MacBook Lineup Represented Estimated 1 in 10 Notebooks Shipped Worldwide Last Year

Apple's lineup of MacBook, MacBook Air, and MacBook Pro models accounted for roughly one in ten notebooks shipped worldwide last year, according to data published today by research firm TrendForce.


TrendForce claims that Apple surpassed ASUS to become the world's fourth largest notebook vendor, with an estimated 9.6 percent market share in 2017, up from 8.3 percent in 2016. ASUS saw its market share drop to an estimated 9.5 percent last year, down from a reported 10.3 percent in 2016.

The research firm says Apple releasing updated MacBook Pro models in June 2017 helped the company expand its shipments by 18 percent for the whole year—supposedly the highest growth rate among all notebook brands.

TrendForce estimates notebook shipments from all brands totaled 164.7 million units worldwide, a year-on-year increase of 2.1 percent. Windows PC makers HP, Lenovo, and Dell led the industry with estimated 24.3 percent, 20.2 percent, and 15.2 percent market shares respectively in 2017.


It's important to note that Apple doesn't break down its Mac sales on a model-by-model basis in its earnings reports, so TrendForce's data is estimated, likely based in part on the average selling price of a Mac.

Another caveat is that PC makers like HP, Lenovo, and Dell sell a wide variety of notebooks at all different price points, while Apple primarily targets the high-end market, with its cheapest notebook being the outdated MacBook Air for $999 and up. Apple's profit margins are also significantly higher.

Apple routinely flip-flops between fourth and fifth place in the notebook market, so these results aren't overly surprising. The company is expected to remain the world's fourth most popular notebook vendor in 2018.

What's next for Apple's notebook lineup? We haven't heard much yet, but a recent report claimed that at least three new Mac models integrated with custom co-processors, including updated notebooks and a new desktop, are planned for release later this year. MacBook refreshes often occur between March and June.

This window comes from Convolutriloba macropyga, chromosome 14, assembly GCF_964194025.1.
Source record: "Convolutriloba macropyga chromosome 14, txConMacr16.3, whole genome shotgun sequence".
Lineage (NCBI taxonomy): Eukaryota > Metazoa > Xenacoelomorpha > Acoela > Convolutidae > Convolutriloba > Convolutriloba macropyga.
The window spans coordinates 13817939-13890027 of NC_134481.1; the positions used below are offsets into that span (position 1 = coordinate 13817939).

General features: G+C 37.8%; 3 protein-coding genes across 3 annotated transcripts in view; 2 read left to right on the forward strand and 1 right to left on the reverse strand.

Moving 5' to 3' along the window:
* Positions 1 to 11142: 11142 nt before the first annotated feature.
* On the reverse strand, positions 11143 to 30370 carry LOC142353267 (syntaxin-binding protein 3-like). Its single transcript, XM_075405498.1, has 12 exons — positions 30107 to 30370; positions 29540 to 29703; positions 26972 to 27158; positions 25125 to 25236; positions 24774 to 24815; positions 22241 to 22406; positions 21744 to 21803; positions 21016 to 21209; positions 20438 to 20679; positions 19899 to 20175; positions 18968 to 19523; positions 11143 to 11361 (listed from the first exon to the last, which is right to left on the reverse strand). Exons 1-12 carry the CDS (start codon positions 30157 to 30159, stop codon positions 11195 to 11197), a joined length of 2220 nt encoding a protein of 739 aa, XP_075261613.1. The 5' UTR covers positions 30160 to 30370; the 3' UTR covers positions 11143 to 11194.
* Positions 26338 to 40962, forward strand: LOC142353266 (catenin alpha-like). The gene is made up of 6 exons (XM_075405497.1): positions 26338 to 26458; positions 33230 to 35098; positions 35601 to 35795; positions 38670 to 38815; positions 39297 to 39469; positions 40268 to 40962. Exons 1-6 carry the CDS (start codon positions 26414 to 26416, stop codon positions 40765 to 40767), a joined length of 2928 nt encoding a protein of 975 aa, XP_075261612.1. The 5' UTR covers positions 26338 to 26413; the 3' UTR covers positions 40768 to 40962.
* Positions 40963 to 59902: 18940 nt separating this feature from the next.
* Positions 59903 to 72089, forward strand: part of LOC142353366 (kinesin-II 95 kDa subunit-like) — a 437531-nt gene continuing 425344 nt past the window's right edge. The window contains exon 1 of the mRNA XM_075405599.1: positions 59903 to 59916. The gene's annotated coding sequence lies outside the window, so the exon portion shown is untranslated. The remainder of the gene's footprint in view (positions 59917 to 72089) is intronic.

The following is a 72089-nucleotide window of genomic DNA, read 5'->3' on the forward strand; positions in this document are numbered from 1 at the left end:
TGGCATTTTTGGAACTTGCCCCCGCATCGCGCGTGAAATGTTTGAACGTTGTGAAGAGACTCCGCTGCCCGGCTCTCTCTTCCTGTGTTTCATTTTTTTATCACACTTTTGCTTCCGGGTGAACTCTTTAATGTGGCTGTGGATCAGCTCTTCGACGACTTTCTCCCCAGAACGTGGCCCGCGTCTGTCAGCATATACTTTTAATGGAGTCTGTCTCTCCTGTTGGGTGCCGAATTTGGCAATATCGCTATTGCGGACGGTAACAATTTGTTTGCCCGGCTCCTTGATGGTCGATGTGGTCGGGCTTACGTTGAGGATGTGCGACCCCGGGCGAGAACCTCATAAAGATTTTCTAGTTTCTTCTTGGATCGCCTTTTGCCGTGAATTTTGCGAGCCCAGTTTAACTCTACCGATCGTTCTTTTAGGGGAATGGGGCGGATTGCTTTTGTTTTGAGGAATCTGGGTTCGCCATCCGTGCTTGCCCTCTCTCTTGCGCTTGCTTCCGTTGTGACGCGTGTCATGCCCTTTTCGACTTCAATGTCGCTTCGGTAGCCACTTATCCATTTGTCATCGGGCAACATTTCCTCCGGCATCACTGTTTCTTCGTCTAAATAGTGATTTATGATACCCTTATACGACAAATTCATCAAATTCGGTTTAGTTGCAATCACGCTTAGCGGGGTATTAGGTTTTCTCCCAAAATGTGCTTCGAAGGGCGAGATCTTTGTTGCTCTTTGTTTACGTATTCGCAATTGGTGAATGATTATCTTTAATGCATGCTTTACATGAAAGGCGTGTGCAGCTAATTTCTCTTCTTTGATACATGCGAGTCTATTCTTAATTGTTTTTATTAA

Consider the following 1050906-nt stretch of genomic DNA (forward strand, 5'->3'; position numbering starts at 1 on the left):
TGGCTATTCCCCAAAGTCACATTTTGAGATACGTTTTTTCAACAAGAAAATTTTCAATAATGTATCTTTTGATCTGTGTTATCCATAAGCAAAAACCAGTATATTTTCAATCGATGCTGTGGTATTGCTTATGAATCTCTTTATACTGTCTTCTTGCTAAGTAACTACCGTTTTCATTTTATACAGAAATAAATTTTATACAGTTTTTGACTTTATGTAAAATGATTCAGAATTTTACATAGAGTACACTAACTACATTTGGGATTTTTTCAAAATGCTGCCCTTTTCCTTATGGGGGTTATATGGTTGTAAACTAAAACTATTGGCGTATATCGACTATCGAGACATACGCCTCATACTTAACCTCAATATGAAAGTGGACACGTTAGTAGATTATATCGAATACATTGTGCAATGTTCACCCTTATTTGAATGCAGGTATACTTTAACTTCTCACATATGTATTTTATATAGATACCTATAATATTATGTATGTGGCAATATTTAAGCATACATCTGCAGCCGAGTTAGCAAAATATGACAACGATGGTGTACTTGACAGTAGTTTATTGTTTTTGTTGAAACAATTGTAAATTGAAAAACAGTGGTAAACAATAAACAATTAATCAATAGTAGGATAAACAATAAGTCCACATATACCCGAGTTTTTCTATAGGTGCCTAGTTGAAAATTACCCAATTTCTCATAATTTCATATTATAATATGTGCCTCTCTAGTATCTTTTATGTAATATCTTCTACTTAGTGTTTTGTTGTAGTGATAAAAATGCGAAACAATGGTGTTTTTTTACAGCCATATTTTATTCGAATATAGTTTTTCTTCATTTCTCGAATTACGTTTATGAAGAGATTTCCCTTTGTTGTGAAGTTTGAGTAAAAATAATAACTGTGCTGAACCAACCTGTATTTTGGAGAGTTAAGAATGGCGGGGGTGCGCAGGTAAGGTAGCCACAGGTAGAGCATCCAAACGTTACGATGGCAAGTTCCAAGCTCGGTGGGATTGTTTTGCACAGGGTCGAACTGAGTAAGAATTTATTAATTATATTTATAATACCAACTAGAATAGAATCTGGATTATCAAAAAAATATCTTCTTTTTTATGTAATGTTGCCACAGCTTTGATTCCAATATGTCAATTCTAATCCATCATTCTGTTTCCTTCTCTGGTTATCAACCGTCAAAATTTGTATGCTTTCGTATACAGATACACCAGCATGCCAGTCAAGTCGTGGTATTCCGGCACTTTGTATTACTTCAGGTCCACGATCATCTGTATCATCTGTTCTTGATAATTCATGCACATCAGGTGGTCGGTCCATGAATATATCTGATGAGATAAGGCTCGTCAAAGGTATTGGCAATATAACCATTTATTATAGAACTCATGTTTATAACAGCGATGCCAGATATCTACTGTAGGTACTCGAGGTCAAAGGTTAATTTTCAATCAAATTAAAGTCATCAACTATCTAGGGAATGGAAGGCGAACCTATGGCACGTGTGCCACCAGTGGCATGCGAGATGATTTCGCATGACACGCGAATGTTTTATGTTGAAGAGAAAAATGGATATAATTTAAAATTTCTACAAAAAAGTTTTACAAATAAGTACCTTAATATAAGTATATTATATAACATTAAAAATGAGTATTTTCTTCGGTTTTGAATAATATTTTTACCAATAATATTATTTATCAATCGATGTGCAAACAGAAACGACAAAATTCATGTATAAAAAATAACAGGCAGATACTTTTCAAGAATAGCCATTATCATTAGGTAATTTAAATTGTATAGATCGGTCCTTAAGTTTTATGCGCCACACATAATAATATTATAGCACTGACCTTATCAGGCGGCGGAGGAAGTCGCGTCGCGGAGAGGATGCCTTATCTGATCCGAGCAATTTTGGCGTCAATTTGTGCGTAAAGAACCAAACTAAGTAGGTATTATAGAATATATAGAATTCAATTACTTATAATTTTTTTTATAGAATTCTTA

Apple's desktop lineup has actually received more attention than MacBooks recently. In addition to the all-new iMac Pro, Apple continues to work on a Mac Pro with an upgradeable design. The portable Mac mini has also gone well over three years without an update, and could certainly use a refresh.

For a history of release dates and the latest rumors about the MacBook, MacBook Air, and MacBook Pro, be sure to visit our Mac Buyer's Guide.

Related Roundups: MacBook Air, MacBook Pro

Top Rated Comments

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28 months ago
Just think of what Apple could do if they had not dropped computers from their mindset and stopped all development except for essentially leap years.
Score: 15 Votes (Like | Disagree)
Avatar
28 months ago
Does this mean they are doing a good job with Laptop design? NO

The latest Laptops are one of the worse design ever.

They removed one of the best features (Mag-Safe)
Way overpriced for what they are delivering.
No connectivity
Can not connect even your own iPhone
Limited Ram.

Hey, but thank god they are doing Animojis... for god sake...
Score: 11 Votes (Like | Disagree)
Avatar
28 months ago

Damn. This will give Tim a confidence he is doing a great job.

Tim Cook is doing a Damn good job of destroying Steve Jobs legacy.
Score: 11 Votes (Like | Disagree)
Avatar
28 months ago

TrendForce claims that Apple surpassed ASUS to become the world's fourth largest notebook vendor.

Damn. This will give Tim a confidence he is doing a great job.
Score: 10 Votes (Like | Disagree)
Avatar
28 months ago

Any refresh coming soon?

Is there an HP refresh coming soon? Or a Lenovo refresh? Does anyone know? Does anyone care?
[doublepost=1518453433][/doublepost]

Damn. This will give Tim a confidence he is doing a great job.

He _is_ doing a great job.
Score: 6 Votes (Like | Disagree)
Avatar
28 months ago

...and always discontinuing older models because they introduce 100 different models with slight variations on the tiniest things like WLAN cards, LCDs or even different shaped chargers.Makes it much more difficult to source parts in the long run, plus they are deemed EOL before you know it. Plus brands like HP lock down the system so it won't boot if you put in "unsupported hardware" - e.g., an 802.11ac card over the shoddy 801.11n cards that a lot of their laptops ship with.

This isn't a positive.


Between the two, I'm much happier with a simplified lineup that is updated annually. That means more consistency with build quality, cheaper production for the manufacturer, parts guaranteed to be manufactured for 5 years, and historically an EOL date of around 5-7 years from last sold.

But Apple doesn’t update all their Macs annually.
Score: 6 Votes (Like | Disagree)

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